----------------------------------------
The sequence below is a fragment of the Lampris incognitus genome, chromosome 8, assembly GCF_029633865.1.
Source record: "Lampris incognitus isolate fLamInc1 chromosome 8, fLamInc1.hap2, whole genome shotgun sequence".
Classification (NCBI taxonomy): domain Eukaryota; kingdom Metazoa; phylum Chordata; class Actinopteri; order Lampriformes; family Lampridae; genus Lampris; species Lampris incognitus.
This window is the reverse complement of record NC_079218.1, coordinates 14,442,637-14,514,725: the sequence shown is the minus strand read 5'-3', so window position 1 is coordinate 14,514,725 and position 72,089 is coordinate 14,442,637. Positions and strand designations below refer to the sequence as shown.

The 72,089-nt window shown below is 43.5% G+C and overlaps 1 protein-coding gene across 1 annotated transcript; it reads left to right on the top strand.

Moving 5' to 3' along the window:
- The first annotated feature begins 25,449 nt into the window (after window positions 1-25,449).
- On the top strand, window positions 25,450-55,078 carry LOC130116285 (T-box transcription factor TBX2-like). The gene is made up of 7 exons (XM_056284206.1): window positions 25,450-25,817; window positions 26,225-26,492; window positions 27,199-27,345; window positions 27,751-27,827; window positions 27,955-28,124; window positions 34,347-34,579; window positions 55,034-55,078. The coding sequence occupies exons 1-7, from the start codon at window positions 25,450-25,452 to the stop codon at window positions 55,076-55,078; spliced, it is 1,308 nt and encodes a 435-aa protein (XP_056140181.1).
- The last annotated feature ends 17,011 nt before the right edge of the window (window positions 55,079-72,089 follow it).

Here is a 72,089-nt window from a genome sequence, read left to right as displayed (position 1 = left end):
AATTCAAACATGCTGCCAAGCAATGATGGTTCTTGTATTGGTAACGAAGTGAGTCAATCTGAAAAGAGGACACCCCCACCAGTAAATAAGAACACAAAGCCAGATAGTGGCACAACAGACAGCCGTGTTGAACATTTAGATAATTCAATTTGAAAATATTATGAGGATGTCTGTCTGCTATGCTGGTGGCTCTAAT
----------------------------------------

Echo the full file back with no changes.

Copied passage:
The sequence below is a fragment of the Lampris incognitus genome, chromosome 8, assembly GCF_029633865.1.
Source record: "Lampris incognitus isolate fLamInc1 chromosome 8, fLamInc1.hap2, whole genome shotgun sequence".
Classification (NCBI taxonomy): domain Eukaryota; kingdom Metazoa; phylum Chordata; class Actinopteri; order Lampriformes; family Lampridae; genus Lampris; species Lampris incognitus.
This window is the reverse complement of record NC_079218.1, coordinates 14,442,637-14,514,725: the sequence shown is the minus strand read 5'-3', so window position 1 is coordinate 14,514,725 and position 72,089 is coordinate 14,442,637. Positions and strand designations below refer to the sequence as shown.

The 72,089-nt window shown below is 43.5% G+C and overlaps 1 protein-coding gene across 1 annotated transcript; it reads left to right on the top strand.

Moving 5' to 3' along the window:
- The first annotated feature begins 25,449 nt into the window (after window positions 1-25,449).
- On the top strand, window positions 25,450-55,078 carry LOC130116285 (T-box transcription factor TBX2-like). The gene is made up of 7 exons (XM_056284206.1): window positions 25,450-25,817; window positions 26,225-26,492; window positions 27,199-27,345; window positions 27,751-27,827; window positions 27,955-28,124; window positions 34,347-34,579; window positions 55,034-55,078. The coding sequence occupies exons 1-7, from the start codon at window positions 25,450-25,452 to the stop codon at window positions 55,076-55,078; spliced, it is 1,308 nt and encodes a 435-aa protein (XP_056140181.1).
- The last annotated feature ends 17,011 nt before the right edge of the window (window positions 55,079-72,089 follow it).

Here is a 72,089-nt window from a genome sequence, read left to right as displayed (position 1 = left end):
AATTCAAACATGCTGCCAAGCAATGATGGTTCTTGTATTGGTAACGAAGTGAGTCAATCTGAAAAGAGGACACCCCCACCAGTAAATAAGAACACAAAGCCAGATAGTGGCACAACAGACAGCCGTGTTGAACATTTAGATAATTCAATTTGAAAATATTATGAGGATGTCTGTCTGCTATGCTGGTGGCTCTAAT